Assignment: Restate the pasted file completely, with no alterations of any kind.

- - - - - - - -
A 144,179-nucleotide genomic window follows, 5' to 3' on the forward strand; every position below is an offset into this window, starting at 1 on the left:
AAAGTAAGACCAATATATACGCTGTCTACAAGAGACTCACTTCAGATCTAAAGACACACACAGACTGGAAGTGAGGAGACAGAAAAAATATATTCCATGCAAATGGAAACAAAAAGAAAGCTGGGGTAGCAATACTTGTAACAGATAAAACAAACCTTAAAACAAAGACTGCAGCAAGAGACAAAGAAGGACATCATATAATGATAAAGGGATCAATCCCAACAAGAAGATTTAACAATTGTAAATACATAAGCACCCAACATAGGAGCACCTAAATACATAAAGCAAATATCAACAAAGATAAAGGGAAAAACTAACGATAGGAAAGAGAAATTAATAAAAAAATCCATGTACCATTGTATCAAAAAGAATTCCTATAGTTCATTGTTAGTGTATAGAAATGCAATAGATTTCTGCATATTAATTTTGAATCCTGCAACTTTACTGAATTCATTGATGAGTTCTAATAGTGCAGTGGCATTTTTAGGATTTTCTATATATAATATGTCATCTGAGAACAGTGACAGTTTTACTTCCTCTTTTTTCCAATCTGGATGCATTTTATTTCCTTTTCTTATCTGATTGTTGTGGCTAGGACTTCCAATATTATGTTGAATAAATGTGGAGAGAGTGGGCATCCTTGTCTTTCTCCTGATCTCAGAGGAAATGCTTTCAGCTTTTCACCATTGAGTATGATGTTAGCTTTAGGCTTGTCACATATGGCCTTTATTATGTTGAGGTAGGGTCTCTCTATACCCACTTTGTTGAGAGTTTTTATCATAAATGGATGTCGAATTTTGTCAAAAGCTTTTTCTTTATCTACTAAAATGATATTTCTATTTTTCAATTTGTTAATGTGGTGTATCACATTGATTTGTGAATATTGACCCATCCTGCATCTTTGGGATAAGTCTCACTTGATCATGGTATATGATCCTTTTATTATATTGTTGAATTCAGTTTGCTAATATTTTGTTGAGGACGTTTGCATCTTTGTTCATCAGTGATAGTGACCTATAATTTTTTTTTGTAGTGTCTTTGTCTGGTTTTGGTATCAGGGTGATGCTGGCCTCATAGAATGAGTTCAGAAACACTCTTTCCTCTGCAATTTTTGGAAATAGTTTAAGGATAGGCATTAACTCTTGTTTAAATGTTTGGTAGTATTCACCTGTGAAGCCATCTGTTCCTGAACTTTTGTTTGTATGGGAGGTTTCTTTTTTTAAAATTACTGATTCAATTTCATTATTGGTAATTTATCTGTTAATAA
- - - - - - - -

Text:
A 144,179-nucleotide genomic window follows, 5' to 3' on the forward strand; every position below is an offset into this window, starting at 1 on the left:
AAAGTAAGACCAATATATACGCTGTCTACAAGAGACTCACTTCAGATCTAAAGACACACACAGACTGGAAGTGAGGAGACAGAAAAAATATATTCCATGCAAATGGAAACAAAAAGAAAGCTGGGGTAGCAATACTTGTAACAGATAAAACAAACCTTAAAACAAAGACTGCAGCAAGAGACAAAGAAGGACATCATATAATGATAAAGGGATCAATCCCAACAAGAAGATTTAACAATTGTAAATACATAAGCACCCAACATAGGAGCACCTAAATACATAAAGCAAATATCAACAAAGATAAAGGGAAAAACTAACGATAGGAAAGAGAAATTAATAAAAAAATCCATGTACCATTGTATCAAAAAGAATTCCTATAGTTCATTGTTAGTGTATAGAAATGCAATAGATTTCTGCATATTAATTTTGAATCCTGCAACTTTACTGAATTCATTGATGAGTTCTAATAGTGCAGTGGCATTTTTAGGATTTTCTATATATAATATGTCATCTGAGAACAGTGACAGTTTTACTTCCTCTTTTTTCCAATCTGGATGCATTTTATTTCCTTTTCTTATCTGATTGTTGTGGCTAGGACTTCCAATATTATGTTGAATAAATGTGGAGAGAGTGGGCATCCTTGTCTTTCTCCTGATCTCAGAGGAAATGCTTTCAGCTTTTCACCATTGAGTATGATGTTAGCTTTAGGCTTGTCACATATGGCCTTTATTATGTTGAGGTAGGGTCTCTCTATACCCACTTTGTTGAGAGTTTTTATCATAAATGGATGTCGAATTTTGTCAAAAGCTTTTTCTTTATCTACTAAAATGATATTTCTATTTTTCAATTTGTTAATGTGGTGTATCACATTGATTTGTGAATATTGACCCATCCTGCATCTTTGGGATAAGTCTCACTTGATCATGGTATATGATCCTTTTATTATATTGTTGAATTCAGTTTGCTAATATTTTGTTGAGGACGTTTGCATCTTTGTTCATCAGTGATAGTGACCTATAATTTTTTTTTGTAGTGTCTTTGTCTGGTTTTGGTATCAGGGTGATGCTGGCCTCATAGAATGAGTTCAGAAACACTCTTTCCTCTGCAATTTTTGGAAATAGTTTAAGGATAGGCATTAACTCTTGTTTAAATGTTTGGTAGTATTCACCTGTGAAGCCATCTGTTCCTGAACTTTTGTTTGTATGGGAGGTTTCTTTTTTTAAAATTACTGATTCAATTTCATTATTGGTAATTTATCTGTTAATAA